10. I did it. I pulled the trigger on the Hammer A3 41. Thank you everyone for your input. Especially @Mick S for taking the time. I am extremely excited even though my new machine will be delivered......in May! Good thing I am not in a hurry.
  11. I'm in Phoenix so I do not know the Tucson market well at all but I can give you the perspective of someone who is only 2 hours away from you. The woodworking scene in AZ is not very good compared to middle America. It's hard to find used tools and very hard to find nice lumber. In Mesa there is a very good hard wood dealer called Timber Hardwoods. They are the best place to get good hard wood around and they know it so their pricing, while not outrageous, is a bit high. You will find some private mills on Craigslist/Marketplace but most of those are also a bit pricey and they usually only have locally sourced wood. Here in the desert, "locally sourced wood" pretty much means mesquite. Which is an attractive wood but it is all twisted and cross grained and generally hard to work with. You can also find eucalyptus locally sourced too which is down right gorgeous but eucalyptus also suffers from the cross grain/twisted madness. Long story short, unless you can find a gem in Tuscon you will hard pressed to find a good source of hard wood without paying a premium.
  12. @Mick S How much setup/fussing did you need to do with your machine to get it dialed in? I am admittedly not good at that kind of thing and I need to prepare myself mentally for it if I am able to pull the trigger on the machine.
  13. Coop, You ain't the only one AND I Ain't kidding Is it possible your wives are overestimating how much game you guys have? I kid! I kid!
  14. That IS a very neat trick Mick. According to google maps I am just over 7 hours drive from Santa Fe. That's very generous to open up your shop. That's good to know about the Felder sale.
  15. Due to tax purposes I find myself in a situation where I can buy a piece of equipment. I THINK what I want is a Jointer Planer in one. My end goal is to someday have a detached wood shop where I will pretty much be hand tools only....except for a jointer and a planer. The vision I see is one where the shop is not small, but not exactly big either. So footprint matters, which is why I would like a combo unit. My question for you guys is two fold. Fold One: Does getting a combo machine line up with my vision or is there something better out there I don't even know about? Fold Two: Assuming I am not completely out to lunch, if you had up to $5000 spend on a combo unit that would last you a couple/few decades, what tool maker would you choose? So far I have done very little research. I was hoping to get some direction from you guys before I get swayed too much by a really good marketing campaign from Jet or Grizzle or Hammer or Northfield. (Just kidding about Northfield. I wish I had that kind of money.)
  16. Guys, I think we are being trolled.
  17. Yes it will be a journal but it will be a bit before I get to this project. My hope is to start by the end of November. As for how long will the build take me? I have no idea, I tend to work at a pretty slow pace. The slow pace is a big part of the appeal of woodworking for me, I have young kids and I own my own business that has 16 employees, add those together and I have 18 kids. Life is a mile a minute for me, so the slow rhythms of hand tool woodworking keep me sane. I plan to use white oak. White oak is my favorite. I just had an old timey wood-gasm.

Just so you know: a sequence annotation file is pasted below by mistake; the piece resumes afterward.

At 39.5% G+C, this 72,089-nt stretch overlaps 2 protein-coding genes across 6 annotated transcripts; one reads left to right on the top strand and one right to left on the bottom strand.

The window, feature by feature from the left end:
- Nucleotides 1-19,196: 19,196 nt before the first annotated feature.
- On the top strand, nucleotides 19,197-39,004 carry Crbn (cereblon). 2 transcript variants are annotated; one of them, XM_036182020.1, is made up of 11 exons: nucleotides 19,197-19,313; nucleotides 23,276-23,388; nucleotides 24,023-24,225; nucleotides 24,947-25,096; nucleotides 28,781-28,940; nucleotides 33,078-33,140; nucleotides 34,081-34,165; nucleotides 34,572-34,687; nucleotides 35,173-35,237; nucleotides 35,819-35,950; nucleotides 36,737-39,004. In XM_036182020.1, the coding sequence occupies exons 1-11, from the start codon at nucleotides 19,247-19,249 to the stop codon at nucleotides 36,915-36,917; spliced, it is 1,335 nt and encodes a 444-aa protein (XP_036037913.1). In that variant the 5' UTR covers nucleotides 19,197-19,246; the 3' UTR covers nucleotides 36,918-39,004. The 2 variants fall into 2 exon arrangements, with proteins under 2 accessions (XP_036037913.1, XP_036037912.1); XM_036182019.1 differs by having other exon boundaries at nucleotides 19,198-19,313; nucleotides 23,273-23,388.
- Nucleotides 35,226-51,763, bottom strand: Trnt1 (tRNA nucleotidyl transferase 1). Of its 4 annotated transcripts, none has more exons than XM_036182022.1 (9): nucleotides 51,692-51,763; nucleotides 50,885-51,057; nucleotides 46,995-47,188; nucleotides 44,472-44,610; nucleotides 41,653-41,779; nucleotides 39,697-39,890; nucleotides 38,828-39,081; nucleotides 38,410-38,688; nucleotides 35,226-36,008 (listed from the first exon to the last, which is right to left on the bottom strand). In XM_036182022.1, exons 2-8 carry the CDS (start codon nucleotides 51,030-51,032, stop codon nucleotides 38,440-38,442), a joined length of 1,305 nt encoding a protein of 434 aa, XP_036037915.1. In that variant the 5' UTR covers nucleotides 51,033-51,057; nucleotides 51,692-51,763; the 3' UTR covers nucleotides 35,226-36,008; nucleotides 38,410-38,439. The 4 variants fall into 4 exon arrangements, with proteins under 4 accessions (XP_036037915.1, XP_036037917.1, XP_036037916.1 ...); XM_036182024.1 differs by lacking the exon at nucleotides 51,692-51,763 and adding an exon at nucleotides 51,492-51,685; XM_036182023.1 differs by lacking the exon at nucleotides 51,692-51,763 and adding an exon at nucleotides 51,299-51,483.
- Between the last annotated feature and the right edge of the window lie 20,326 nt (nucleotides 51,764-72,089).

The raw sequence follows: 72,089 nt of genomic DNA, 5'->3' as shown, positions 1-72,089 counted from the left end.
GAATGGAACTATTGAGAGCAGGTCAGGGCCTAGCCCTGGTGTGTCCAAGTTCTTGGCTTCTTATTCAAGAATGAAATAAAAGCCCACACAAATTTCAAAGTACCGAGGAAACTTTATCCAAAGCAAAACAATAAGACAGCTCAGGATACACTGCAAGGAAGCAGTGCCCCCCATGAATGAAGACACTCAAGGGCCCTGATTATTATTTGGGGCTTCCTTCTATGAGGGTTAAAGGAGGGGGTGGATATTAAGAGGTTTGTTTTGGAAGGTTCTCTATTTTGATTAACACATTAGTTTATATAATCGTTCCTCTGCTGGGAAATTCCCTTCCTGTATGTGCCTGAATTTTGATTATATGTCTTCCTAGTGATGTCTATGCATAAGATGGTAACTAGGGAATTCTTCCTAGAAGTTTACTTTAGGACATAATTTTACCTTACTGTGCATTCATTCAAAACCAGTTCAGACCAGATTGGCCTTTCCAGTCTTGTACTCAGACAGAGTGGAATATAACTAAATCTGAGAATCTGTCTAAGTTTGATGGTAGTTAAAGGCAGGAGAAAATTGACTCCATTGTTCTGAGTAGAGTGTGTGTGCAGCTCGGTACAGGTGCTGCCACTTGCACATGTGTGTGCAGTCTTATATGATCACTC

18. What if I don't own a router? Still simple? Going to use mostly (if not completely) hand tools on this one, because I'm THAT guy. The idea of no metal is appealing, though that may need to wait till I am half as experienced as @derekcohen The book does not show but I believe it is one solid slab, at least that would be consistent with the Nakashima style. I'm not interested in that though so I am going to use a panel of boards. I also do not plan to use breadboards, I think they would take away from the look. I'm on the fence about a slight arch on the ends. Plenty of time to figure that out.
  19. Thank you for the correction. I would love to blame this on auto correct but it turns out the issue lies with the interface between the chair and the keyboard. That is a good point. I may even play with the idea of having them squared off and proud all Green and Green style. Not sure if this would add or subtract from the look.
  20. I am going to be building a dining table and after a bunch of searching I found a design that I am quite smitten with. Found a picture of the table I like in a book, so here is a picture of the picture. I love the table, not the chairs, I think the chairs are cool but I just don't want them. The table was designed by Mira Nakashima, apparently Mira and her father George are furniture designers of some renown (wink). As for re-creating this design, I'm not really concerned about the dimensions because I am just going to scale this to fit the room, I'm more interested in what you think the joinery should be. Here is what I think: For the "feet". Connecting the 2 cross members to the long beefy "floor runner" would be great as a half lap. Connecting the slanted vertical legs to that "floor runner" would be fine as a bridal joint. Connecting legs to that cross piece under the top I'm thinking a double mortise and tenon, maybe also a bridal joint. I could use your input on this one. The ribs on either end of the top would probably be best as a sliding dovetail but I was thinking of just using screws with slotted holes because a sliding dovetail that size intimidates me. Two questions for you good people: Do you see any red flags with my joinery plan here? How would you build this if you were going to build it? Thank you fine people for being such a great resource!